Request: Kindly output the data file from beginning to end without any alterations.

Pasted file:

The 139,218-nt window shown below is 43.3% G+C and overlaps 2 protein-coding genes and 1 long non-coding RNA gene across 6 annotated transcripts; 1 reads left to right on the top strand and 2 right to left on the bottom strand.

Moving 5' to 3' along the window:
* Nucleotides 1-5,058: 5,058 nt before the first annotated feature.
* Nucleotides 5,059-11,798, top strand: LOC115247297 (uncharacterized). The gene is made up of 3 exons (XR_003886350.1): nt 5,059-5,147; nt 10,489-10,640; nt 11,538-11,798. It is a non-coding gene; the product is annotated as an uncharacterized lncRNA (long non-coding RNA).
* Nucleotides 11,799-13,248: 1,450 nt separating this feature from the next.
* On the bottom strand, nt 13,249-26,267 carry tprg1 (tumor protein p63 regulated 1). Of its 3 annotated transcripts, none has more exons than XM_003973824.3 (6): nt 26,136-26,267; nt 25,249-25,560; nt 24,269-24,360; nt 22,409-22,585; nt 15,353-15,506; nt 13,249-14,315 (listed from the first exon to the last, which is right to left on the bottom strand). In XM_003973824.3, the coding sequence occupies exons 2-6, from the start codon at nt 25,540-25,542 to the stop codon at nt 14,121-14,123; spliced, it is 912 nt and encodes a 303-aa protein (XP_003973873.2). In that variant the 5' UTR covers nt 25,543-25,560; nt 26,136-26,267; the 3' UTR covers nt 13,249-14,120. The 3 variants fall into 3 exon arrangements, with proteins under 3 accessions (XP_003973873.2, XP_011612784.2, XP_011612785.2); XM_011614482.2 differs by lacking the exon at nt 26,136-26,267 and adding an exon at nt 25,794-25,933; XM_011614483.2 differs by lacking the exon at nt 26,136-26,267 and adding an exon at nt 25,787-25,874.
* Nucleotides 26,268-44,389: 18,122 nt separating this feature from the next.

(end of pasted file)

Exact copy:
The 139,218-nt window shown below is 43.3% G+C and overlaps 2 protein-coding genes and 1 long non-coding RNA gene across 6 annotated transcripts; 1 reads left to right on the top strand and 2 right to left on the bottom strand.

Moving 5' to 3' along the window:
* Nucleotides 1-5,058: 5,058 nt before the first annotated feature.
* Nucleotides 5,059-11,798, top strand: LOC115247297 (uncharacterized). The gene is made up of 3 exons (XR_003886350.1): nt 5,059-5,147; nt 10,489-10,640; nt 11,538-11,798. It is a non-coding gene; the product is annotated as an uncharacterized lncRNA (long non-coding RNA).
* Nucleotides 11,799-13,248: 1,450 nt separating this feature from the next.
* On the bottom strand, nt 13,249-26,267 carry tprg1 (tumor protein p63 regulated 1). Of its 3 annotated transcripts, none has more exons than XM_003973824.3 (6): nt 26,136-26,267; nt 25,249-25,560; nt 24,269-24,360; nt 22,409-22,585; nt 15,353-15,506; nt 13,249-14,315 (listed from the first exon to the last, which is right to left on the bottom strand). In XM_003973824.3, the coding sequence occupies exons 2-6, from the start codon at nt 25,540-25,542 to the stop codon at nt 14,121-14,123; spliced, it is 912 nt and encodes a 303-aa protein (XP_003973873.2). In that variant the 5' UTR covers nt 25,543-25,560; nt 26,136-26,267; the 3' UTR covers nt 13,249-14,120. The 3 variants fall into 3 exon arrangements, with proteins under 3 accessions (XP_003973873.2, XP_011612784.2, XP_011612785.2); XM_011614482.2 differs by lacking the exon at nt 26,136-26,267 and adding an exon at nt 25,794-25,933; XM_011614483.2 differs by lacking the exon at nt 26,136-26,267 and adding an exon at nt 25,787-25,874.
* Nucleotides 26,268-44,389: 18,122 nt separating this feature from the next.